Friday, November 01, 2013

Apologetics Toolkit: Tips for Lifelong Learning #04

This continues the Apologetics Toolkit series on: Tips for Lifelong Learning. The goal here is to provide a sort of "apologetics toolkit" -- habits, tips, and tools the Christian apologist can use to continue to grow, learn, and develop.

Tool #04: Increase Your Reading Speed

The Problems: You love to read. And you have a stack of books you would love to read. New books come out. You buy them. You add them to the stack. Meanwhile, you crawl at a snail's pace through your current book. The problem is both a slow pace in reading and a backlog of books. This tool for increasing reading speed will help deal with both problems.

The Tools: First, let's look at reading speed. Don't think primarily in terms of "speed reading," although one can benefit from some speed reading programs. Think in terms of grasping the content. The content of some books is just not easy to grasp. At other times, there are only certain sections of books that are a challenge. The key is this: vary your reading pace. Never read slower than the content requires -- and don't read so fast that you can't internalize the content. Vary your speed as appropriate to your content. Some books can be read at a faster rate than others simply because there is less thinking and processing involved. Similarly, there are particular sections in some books that you don't need to focus so much energy on. Knowing what you are trying to get from a book will determine the energy and time you spend as you read.

Here are three tips to increase your pace of reading immediately:
  1. Trace with your finger. This keeps you from losing your place and keeps your eyes moving along the page at a steady rate. Continue to increase your speed as long as you are properly processing the content.
  2. Don't internally verbalize words. When you "say" the words in your head, it slows you down. Instead, see the words, phrases, and sentences and let them form the ideas in your mind without internal verbalization. 
  3. Don't read every single word. Your mind can process content without looking at and thinking about every single word.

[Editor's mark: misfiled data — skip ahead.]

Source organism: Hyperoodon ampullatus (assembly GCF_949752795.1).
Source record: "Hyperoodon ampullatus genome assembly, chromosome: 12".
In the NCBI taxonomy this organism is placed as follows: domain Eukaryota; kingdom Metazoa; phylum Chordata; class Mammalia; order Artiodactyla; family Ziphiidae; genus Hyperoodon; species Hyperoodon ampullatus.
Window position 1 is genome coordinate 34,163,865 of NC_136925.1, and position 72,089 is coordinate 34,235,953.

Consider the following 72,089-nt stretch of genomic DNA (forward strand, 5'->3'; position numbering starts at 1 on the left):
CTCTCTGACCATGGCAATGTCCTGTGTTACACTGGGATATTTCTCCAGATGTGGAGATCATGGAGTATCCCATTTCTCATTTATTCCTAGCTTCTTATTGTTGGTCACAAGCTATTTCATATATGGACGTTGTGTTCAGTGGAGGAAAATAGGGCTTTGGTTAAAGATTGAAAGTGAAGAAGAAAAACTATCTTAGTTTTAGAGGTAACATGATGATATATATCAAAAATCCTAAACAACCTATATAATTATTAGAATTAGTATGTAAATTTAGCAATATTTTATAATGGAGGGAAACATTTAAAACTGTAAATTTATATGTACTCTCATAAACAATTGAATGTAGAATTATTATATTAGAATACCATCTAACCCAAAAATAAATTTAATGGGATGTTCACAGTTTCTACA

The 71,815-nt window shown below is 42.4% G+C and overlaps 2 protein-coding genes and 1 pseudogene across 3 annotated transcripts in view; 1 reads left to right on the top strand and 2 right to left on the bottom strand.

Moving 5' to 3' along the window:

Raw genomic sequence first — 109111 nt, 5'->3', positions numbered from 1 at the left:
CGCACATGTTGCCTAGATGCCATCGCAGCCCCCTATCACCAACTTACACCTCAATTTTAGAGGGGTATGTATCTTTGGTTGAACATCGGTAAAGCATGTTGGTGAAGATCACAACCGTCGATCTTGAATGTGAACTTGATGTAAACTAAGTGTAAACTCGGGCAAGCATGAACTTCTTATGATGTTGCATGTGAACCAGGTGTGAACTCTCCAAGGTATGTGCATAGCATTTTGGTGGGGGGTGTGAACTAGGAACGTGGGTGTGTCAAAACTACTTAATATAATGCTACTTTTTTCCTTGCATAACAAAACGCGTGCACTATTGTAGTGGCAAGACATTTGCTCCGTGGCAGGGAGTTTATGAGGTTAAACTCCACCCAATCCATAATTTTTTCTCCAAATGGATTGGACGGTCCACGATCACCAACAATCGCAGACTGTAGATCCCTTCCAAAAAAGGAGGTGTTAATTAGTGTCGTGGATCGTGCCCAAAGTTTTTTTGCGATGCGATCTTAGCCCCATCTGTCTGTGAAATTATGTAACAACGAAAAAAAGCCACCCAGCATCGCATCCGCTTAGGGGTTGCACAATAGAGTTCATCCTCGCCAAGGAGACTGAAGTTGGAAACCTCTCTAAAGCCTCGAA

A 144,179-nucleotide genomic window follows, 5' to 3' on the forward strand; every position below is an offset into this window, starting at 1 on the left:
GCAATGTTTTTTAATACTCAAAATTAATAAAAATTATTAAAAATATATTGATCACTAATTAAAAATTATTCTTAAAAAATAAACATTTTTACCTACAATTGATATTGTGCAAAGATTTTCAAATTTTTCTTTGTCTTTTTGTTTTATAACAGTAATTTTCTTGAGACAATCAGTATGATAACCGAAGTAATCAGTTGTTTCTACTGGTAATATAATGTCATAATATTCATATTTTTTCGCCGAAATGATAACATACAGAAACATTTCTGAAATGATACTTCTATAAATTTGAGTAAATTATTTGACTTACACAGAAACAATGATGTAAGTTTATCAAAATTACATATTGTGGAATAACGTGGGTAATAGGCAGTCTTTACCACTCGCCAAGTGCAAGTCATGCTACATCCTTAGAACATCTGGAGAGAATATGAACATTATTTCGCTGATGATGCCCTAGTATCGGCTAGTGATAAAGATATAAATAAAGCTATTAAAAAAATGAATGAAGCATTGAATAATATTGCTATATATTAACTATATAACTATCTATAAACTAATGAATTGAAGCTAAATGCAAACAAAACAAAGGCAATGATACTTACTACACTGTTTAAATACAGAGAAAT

Now for the second problem: getting through lots of books. Obviously, the more time you have to read, the more progress you will make. However, most people don't have hours to spend reading on a daily basis. That is... at least not all at once. That's where the second tool comes in: read multiple times a day, in short blocks. The key here is that consistent, diligent investment in short blocks of reading time adds up. Consider this idea:
  • Morning: 15 minute block.
  • Middle of the day: 30 minute block.
  • Evening: 15 minute block.
  • Weekend: 30 minutes or an hour.
If you  dedicate shorter periods of time to reading like this, it accumulates into at least 6 hours of reading a week. For many, time frames like breakfast, lunch breaks, afternoon tea, before bed, and Sunday afternoons provide great opportunities to enjoy some excellent reading time.

The Benefits: By increasing your rate of speed, your mind is more attentive to your reading. You save time and don't backtrack as you read. With a highlighter in hand and being intentional in what you want to learn from your book, you are sure to capture the most important elements for later review. By reading multiple times throughout the day you log a lot of reading time in a week. This allows you to read an hour a day without having to carve out an entire 60-minute block from your day. The added benefit of short reading blocks is that you don't get bored with your reading or bite off more than you can process.

What reading tips do you recommend? What helps you stay focused and retain the content? How do you get through your stack of books?

Again, this book is the most recommended for learning through reading. Looking for good apologetics books? -- Look here. Looking for some great audio for learning? Check out Learning Skills 101.


David Parker said...

Adler's "How to Read a Book" definitely changed my approach to reading. One of the things I will always do now is scan the section I'm about to read to pickup little tidbits before I go through and fill in the cracks.

ProTheist said...

Good article. Every since I an article from Craig which addressed speed reading, I have been trying to get it down.